Shellac Application

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Forum topic by KenBee posted 11-11-2011 07:07 PM 1702 views 0 times favorited 9 replies Add to Favorites Watch
View KenBee's profile


109 posts in 2603 days

11-11-2011 07:07 PM

I am working on a project using shellac as a finish. I am a beginning woodworker and failed to read up on applying finishes and now have a question. I have been applying Zinsser Bulls Eye Clear Shellac straight from the can as opposed to cutting it which I just learned should be done. The project is made of oak and walnut and actually looks very good with the uncut shellac and a final wipe down after at least 3 coats rubbed out with 320 sandpaper with 0000 grade steel wool and wax. The wax is wiped down with a soft paper towel before it drys and leaves a seriously slick and beautiful finish. After having said all that is all that important to cut shellac? I honestly can’t see how cutting it would create a better looking finish than what I accomplished with uncut shellac.

-- If it won't fit get a BIGGER hammer.

9 replies so far

View Fred Hargis's profile

Fred Hargis

4954 posts in 2460 days

#1 posted 11-11-2011 07:21 PM

If you were successful with it uncut from the can, then there was no reason to thin it. Thinning is done to facilitate application, and if you had no problems you’re good to go. Should you try to pad it on, or spray it, or do something else you might find thinning it would be advantageous. But do remember that shellac is meant to be a thin finish, so you might experiment a little with it and see if you like the thinned version better for whatever reason.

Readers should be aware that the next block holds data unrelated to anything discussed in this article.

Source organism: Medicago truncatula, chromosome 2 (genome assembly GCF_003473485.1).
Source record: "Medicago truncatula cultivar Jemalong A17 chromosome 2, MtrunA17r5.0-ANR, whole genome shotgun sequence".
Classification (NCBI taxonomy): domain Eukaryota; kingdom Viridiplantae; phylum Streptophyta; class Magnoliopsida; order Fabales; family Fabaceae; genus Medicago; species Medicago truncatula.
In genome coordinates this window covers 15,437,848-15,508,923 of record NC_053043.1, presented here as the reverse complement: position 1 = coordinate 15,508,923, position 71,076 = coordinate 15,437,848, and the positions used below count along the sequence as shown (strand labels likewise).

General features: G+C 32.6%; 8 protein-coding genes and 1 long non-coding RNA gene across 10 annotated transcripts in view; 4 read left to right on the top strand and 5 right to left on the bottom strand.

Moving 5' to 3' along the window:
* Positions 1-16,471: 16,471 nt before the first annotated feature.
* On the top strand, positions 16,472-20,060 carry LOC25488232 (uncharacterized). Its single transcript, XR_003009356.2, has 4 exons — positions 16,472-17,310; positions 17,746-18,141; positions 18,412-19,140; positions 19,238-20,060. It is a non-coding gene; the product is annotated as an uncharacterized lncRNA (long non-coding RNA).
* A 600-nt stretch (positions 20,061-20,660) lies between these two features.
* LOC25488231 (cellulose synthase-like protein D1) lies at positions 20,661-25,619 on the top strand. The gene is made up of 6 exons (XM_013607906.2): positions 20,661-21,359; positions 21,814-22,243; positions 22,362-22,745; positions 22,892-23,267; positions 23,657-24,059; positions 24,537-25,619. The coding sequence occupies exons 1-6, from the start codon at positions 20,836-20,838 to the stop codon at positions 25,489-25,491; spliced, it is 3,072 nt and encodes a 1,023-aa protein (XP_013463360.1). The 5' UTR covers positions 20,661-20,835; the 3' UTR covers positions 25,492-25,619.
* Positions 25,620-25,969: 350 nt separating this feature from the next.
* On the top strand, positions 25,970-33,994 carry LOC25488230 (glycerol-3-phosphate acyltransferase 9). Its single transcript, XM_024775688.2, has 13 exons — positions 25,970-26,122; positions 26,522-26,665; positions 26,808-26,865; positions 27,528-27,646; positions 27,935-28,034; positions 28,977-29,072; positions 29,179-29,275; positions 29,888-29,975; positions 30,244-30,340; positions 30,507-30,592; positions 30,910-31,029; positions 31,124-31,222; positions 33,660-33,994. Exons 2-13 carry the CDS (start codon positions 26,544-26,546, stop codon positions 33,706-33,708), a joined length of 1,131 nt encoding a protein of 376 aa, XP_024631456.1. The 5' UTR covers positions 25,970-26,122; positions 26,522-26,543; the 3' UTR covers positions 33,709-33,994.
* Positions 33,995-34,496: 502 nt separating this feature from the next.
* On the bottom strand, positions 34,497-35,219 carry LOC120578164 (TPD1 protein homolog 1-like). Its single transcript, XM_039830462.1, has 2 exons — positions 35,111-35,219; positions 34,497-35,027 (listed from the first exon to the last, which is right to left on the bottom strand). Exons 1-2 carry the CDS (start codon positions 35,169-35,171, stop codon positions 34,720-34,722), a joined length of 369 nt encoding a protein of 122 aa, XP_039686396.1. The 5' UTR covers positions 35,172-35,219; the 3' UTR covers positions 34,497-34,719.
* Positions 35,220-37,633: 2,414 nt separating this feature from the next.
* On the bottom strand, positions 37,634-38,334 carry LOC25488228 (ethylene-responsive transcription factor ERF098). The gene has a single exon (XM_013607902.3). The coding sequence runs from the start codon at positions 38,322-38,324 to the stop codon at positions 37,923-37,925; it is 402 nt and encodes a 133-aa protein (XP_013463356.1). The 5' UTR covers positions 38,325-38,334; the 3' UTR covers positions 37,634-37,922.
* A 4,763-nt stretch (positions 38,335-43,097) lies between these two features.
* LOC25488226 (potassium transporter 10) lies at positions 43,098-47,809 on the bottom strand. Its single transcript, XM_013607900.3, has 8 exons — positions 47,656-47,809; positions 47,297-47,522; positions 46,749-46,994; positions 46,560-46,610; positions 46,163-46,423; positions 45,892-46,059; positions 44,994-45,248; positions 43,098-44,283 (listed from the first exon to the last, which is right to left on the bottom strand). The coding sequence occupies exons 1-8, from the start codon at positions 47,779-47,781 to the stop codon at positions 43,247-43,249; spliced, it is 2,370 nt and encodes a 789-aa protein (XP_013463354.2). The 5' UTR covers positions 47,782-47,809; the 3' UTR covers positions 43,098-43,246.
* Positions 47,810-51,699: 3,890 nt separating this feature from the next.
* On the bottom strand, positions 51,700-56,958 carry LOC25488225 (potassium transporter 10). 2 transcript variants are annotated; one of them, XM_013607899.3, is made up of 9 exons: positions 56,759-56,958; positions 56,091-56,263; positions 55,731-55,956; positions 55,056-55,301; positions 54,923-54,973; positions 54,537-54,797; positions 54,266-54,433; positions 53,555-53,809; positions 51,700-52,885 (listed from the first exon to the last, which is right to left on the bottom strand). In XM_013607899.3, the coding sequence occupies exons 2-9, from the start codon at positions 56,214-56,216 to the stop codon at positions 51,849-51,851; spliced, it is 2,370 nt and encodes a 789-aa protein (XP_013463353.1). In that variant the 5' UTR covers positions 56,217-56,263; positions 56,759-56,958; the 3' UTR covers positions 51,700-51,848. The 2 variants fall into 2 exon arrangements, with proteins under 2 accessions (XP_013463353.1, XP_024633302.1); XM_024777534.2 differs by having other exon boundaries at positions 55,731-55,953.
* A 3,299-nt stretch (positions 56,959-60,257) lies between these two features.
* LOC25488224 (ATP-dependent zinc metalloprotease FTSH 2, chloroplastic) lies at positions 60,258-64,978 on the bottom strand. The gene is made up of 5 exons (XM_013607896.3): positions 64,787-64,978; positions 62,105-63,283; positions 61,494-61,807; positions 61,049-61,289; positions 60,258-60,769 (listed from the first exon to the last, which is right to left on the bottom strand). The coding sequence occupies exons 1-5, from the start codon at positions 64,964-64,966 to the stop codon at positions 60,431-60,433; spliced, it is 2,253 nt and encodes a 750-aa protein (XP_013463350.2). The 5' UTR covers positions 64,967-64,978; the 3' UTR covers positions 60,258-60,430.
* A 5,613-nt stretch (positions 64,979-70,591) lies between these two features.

-- Our village hasn't lost it's idiot, he was elected to congress.

View Dan's profile


3630 posts in 2847 days

#2 posted 11-11-2011 07:22 PM

For what its worth I use the Zinsser Bulls Eye clear and amber shellac all the time and I have never cut it with anything. I always use right out of the can. I am pretty sure its ready to go that way… I have never had any problems with the finish, its one of my favorites…

-- Dan - "Collector of Hand Planes"

View David Grimes's profile

David Grimes

2078 posts in 2607 days

#3 posted 11-11-2011 07:58 PM

It is a 2# cut straight from the can, so I rarely cut it.

I, too have found that 3 sanded coats looks great. However, I use the Zinsser de-waxed so I can put a thin wipe coat or two of polyurethane in my choice of satin or gloss for a protected final surface.

-- If you're going to stir the pot, think BIG spoon or SMALL boat paddle. David Grimes, Georgia

View KenBee's profile


109 posts in 2603 days

#4 posted 11-11-2011 08:11 PM

Thanks for the replies.

As far as the way I apply it, I did it at first with a foam brush on the walnut which worked just fine. Yes I know they suggest using an expensive bristle brush, but I think these people get a cut from brush companies for that suggestion. :) On the oak I have been padding it on with store bought pads. I just bought some cheesecloth and cotton pieces to make my own pads and from now on will pad the shellac except in certain areas where padding won’t work. I have never tried any other finish and honestly don’t intend to since I have seen the results from shellac and the ease of application.